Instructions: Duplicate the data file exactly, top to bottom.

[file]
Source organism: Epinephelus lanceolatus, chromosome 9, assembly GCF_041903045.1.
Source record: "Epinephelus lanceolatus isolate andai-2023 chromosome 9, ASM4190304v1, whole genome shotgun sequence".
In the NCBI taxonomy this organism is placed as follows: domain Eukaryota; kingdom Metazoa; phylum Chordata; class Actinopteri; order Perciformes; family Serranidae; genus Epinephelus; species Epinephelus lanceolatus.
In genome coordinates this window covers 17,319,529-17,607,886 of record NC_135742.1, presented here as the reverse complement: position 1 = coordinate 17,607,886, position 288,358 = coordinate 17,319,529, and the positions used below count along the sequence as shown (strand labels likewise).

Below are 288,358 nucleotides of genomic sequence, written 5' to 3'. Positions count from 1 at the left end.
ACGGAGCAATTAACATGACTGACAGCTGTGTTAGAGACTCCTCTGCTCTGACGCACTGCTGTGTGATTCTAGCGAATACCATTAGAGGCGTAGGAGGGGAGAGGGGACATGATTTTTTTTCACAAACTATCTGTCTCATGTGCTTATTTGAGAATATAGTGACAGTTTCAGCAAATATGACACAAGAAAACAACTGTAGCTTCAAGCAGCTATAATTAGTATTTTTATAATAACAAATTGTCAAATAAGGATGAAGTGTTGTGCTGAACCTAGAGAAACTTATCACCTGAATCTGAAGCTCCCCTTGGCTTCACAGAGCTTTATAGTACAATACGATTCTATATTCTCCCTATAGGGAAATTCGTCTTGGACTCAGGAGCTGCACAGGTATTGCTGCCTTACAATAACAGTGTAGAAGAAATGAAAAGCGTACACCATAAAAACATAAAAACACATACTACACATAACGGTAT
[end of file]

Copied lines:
Source organism: Epinephelus lanceolatus, chromosome 9, assembly GCF_041903045.1.
Source record: "Epinephelus lanceolatus isolate andai-2023 chromosome 9, ASM4190304v1, whole genome shotgun sequence".
In the NCBI taxonomy this organism is placed as follows: domain Eukaryota; kingdom Metazoa; phylum Chordata; class Actinopteri; order Perciformes; family Serranidae; genus Epinephelus; species Epinephelus lanceolatus.
In genome coordinates this window covers 17,319,529-17,607,886 of record NC_135742.1, presented here as the reverse complement: position 1 = coordinate 17,607,886, position 288,358 = coordinate 17,319,529, and the positions used below count along the sequence as shown (strand labels likewise).

Below are 288,358 nucleotides of genomic sequence, written 5' to 3'. Positions count from 1 at the left end.
ACGGAGCAATTAACATGACTGACAGCTGTGTTAGAGACTCCTCTGCTCTGACGCACTGCTGTGTGATTCTAGCGAATACCATTAGAGGCGTAGGAGGGGAGAGGGGACATGATTTTTTTTCACAAACTATCTGTCTCATGTGCTTATTTGAGAATATAGTGACAGTTTCAGCAAATATGACACAAGAAAACAACTGTAGCTTCAAGCAGCTATAATTAGTATTTTTATAATAACAAATTGTCAAATAAGGATGAAGTGTTGTGCTGAACCTAGAGAAACTTATCACCTGAATCTGAAGCTCCCCTTGGCTTCACAGAGCTTTATAGTACAATACGATTCTATATTCTCCCTATAGGGAAATTCGTCTTGGACTCAGGAGCTGCACAGGTATTGCTGCCTTACAATAACAGTGTAGAAGAAATGAAAAGCGTACACCATAAAAACATAAAAACACATACTACACATAACGGTAT